Recipes: 'Cooking Know-How' Cooking Know-How is the complete process-engineering of 64 basic dishes, including risotto, roasted birds, frittata and stir-fry.

Recipes: 'Cooking Know-How'

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These recipes appear in Cooking Know-How, by Bruce Weinstein and Mark Scarbrough, Wiley Books, 2009.

Mushroom Frittata
(Makes 4 servings)

A quick lunch — or dinner — a frittata is like a simplified omelet: no flipping required. Because the oven's radiant heat can compromise the eggs' tenderness, the best frittatas are made stovetop.

4 tablespoons unsalted butter
6 ounces cremini mushrooms, cleaned and thinly sliced
2 medium garlic cloves, minced
2 teaspoons minced tarragon leaves
1/4 teaspoon grated nutmeg
8 large eggs, at room temperature
2 tablespoons brandy
1/2 teaspoon salt
1/2 teaspoon freshly ground black pepper
1/2 cup finely grated Parmigiano-Reggiano

1. Melt the butter in a 12-inch skillet over medium heat. (Do not use a nonstick skillet since it will later be placed under a heated broiler.)

2. Add the mushrooms and garlic; cook, stirring often, until the mushrooms give off their liquid and it evaporates to a glaze, about 5 minutes.

3. Stir in the tarragon and nutmeg; cook just until aromatic, maybe half a minute.

4. Whisk the eggs in a large bowl with the brandy until quite creamy and uniform. Pour into the skillet.

5. Cover, reduce the heat to low, and cook until the top is set, about 8 to 10 minutes. When done, you can pull back the edge with a heat-safe spatula.

6. Preheat the broiler. Top the frittata with the grated cheese. Place the skillet 4 to 6 inches from the heat source and broil until the cheese melts and browns a little, 1 or 2 minutes. Serve by cutting into wedges.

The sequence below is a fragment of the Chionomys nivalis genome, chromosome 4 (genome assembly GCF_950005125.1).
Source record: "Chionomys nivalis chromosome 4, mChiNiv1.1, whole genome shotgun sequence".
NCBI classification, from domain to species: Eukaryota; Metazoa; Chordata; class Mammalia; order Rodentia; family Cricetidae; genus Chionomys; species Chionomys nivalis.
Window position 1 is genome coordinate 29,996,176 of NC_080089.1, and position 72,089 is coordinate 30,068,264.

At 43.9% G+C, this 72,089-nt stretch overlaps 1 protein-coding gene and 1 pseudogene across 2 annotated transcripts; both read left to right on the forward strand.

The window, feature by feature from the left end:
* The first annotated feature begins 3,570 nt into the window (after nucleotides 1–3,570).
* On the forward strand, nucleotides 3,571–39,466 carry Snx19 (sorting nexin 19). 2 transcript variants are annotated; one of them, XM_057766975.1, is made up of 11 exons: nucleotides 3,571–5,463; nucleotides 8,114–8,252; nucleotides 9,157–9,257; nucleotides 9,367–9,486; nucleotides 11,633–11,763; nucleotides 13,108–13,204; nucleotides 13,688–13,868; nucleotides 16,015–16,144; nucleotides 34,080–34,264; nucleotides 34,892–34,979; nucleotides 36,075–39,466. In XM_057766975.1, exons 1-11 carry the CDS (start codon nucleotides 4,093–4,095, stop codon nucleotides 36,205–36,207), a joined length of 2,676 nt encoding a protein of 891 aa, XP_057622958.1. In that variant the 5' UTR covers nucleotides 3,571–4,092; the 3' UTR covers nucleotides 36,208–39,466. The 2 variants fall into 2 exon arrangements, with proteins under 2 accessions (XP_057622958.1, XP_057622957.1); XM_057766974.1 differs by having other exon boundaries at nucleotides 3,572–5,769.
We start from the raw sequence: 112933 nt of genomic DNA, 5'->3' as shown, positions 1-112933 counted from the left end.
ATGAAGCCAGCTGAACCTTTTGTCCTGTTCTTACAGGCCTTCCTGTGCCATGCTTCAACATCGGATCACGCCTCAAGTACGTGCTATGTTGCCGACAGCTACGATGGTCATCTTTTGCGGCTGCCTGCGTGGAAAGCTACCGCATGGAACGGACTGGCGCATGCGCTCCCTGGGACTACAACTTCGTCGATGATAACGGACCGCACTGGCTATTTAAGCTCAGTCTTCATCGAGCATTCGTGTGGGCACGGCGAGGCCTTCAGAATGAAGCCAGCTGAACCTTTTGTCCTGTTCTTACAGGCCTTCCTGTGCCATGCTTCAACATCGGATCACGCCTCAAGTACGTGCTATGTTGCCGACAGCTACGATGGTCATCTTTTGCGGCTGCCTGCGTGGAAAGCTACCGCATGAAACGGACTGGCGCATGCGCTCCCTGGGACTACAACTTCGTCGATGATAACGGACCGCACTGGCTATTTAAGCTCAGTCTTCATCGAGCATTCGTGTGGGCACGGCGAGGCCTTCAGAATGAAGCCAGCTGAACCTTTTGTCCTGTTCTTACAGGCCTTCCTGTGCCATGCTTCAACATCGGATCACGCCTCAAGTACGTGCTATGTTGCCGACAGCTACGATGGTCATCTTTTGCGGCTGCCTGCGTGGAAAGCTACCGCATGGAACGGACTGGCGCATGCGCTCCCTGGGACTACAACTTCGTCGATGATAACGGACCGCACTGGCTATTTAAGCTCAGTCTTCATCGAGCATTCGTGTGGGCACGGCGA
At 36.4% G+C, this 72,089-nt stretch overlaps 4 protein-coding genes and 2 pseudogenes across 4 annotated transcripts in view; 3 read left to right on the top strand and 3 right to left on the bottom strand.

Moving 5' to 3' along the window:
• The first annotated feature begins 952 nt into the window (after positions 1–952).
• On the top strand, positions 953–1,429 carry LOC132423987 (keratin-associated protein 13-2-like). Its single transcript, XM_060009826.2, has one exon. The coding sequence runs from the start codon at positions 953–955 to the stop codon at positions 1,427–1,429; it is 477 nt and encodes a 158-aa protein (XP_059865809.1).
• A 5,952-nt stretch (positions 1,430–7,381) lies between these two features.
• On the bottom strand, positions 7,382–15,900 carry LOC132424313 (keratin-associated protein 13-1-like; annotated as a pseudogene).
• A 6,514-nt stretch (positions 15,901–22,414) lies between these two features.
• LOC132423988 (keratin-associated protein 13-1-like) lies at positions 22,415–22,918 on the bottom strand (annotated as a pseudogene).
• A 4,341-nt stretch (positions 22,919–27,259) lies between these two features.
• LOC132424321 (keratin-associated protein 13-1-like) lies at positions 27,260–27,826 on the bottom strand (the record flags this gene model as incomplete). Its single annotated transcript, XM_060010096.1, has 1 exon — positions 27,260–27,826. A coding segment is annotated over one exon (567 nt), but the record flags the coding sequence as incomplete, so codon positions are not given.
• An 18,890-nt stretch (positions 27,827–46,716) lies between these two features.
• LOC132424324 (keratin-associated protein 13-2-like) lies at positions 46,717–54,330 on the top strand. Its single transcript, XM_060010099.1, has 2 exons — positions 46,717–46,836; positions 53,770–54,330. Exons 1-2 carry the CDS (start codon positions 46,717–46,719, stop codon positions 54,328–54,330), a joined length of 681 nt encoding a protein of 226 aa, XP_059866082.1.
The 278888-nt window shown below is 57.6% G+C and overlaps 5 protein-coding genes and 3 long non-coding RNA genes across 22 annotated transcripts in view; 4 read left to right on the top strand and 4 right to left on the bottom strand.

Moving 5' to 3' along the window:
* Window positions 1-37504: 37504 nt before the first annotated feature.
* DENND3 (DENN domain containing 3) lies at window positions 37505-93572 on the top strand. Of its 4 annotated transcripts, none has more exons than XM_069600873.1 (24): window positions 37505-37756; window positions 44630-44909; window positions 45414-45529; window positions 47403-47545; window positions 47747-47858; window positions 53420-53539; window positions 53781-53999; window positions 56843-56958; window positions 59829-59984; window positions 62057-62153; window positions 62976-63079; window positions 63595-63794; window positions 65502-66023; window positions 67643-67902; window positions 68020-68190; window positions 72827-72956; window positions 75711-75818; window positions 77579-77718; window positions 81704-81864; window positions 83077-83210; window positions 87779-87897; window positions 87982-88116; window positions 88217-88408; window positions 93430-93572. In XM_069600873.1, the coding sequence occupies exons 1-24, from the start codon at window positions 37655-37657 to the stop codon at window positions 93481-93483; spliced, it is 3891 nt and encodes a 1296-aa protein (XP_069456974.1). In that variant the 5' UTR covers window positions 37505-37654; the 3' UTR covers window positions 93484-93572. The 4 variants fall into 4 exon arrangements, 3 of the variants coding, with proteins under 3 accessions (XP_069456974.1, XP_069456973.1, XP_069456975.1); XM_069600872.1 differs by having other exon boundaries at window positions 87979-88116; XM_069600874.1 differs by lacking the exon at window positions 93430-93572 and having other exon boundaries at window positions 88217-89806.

Sauteed Chicken Breasts With An Asian-Influenced Orange Sauce
(Makes 4 servings)

Here's the best preparation for one of America's favorite dinners. Admittedly, it's a little more time-consuming because the breasts are first soaked in a salt brine to ensure their juiciness. Want to avoid that first step? Buy kosher boneless skinless chicken breasts, already brined.

8 cups cool tap water
1/4 cup salt, preferably kosher salt
Four 7- to 8-ounce boneless skinless chicken breasts
2 tablespoons peanut oil
3 medium whole scallions, thinly sliced
1 small red bell pepper, seeded and diced
1 cup sliced canned water chestnuts
2 garlic cloves, minced
1 tablespoon minced peeled fresh ginger
2 teaspoons finely grated orange zest
1/2 cup chicken broth
1/4 cup orange juice
1/4 cup soy sauce (regular or low-sodium)

1. Whisk the water and salt in a large bowl or roasting pan; add the chicken breasts, cover, and refrigerate 4 hours or up to 12 hours.

2. Heat the oil in a 12-inch skillet over medium heat. Remove the breasts from the salt brine, pat them dry with paper towels, slip into the skillet, and brown well on both sides, turning once, about 6 minutes. Transfer to a plate and tent with aluminum foil.

3. Add the scallions to the skillet and cook until softened, stirring often, about 3 minutes.

4. Add the bell pepper, water chestnuts, garlic, ginger, and orange zest; cook, stirring often, until aromatic, about 3 minutes.

5. Raise the heat to medium-high and add the broth, orange juice, and soy sauce. Scrape up any browned bits on the skillet's bottom, bring to a simmer, and cook until the liquid is reduced by half.

6. Return the breasts and any accumulated juices to the skillet, reduce the heat to medium, and cook until an instant-read meat thermometer inserted into the breasts registers 165 degrees F, about 5 minutes.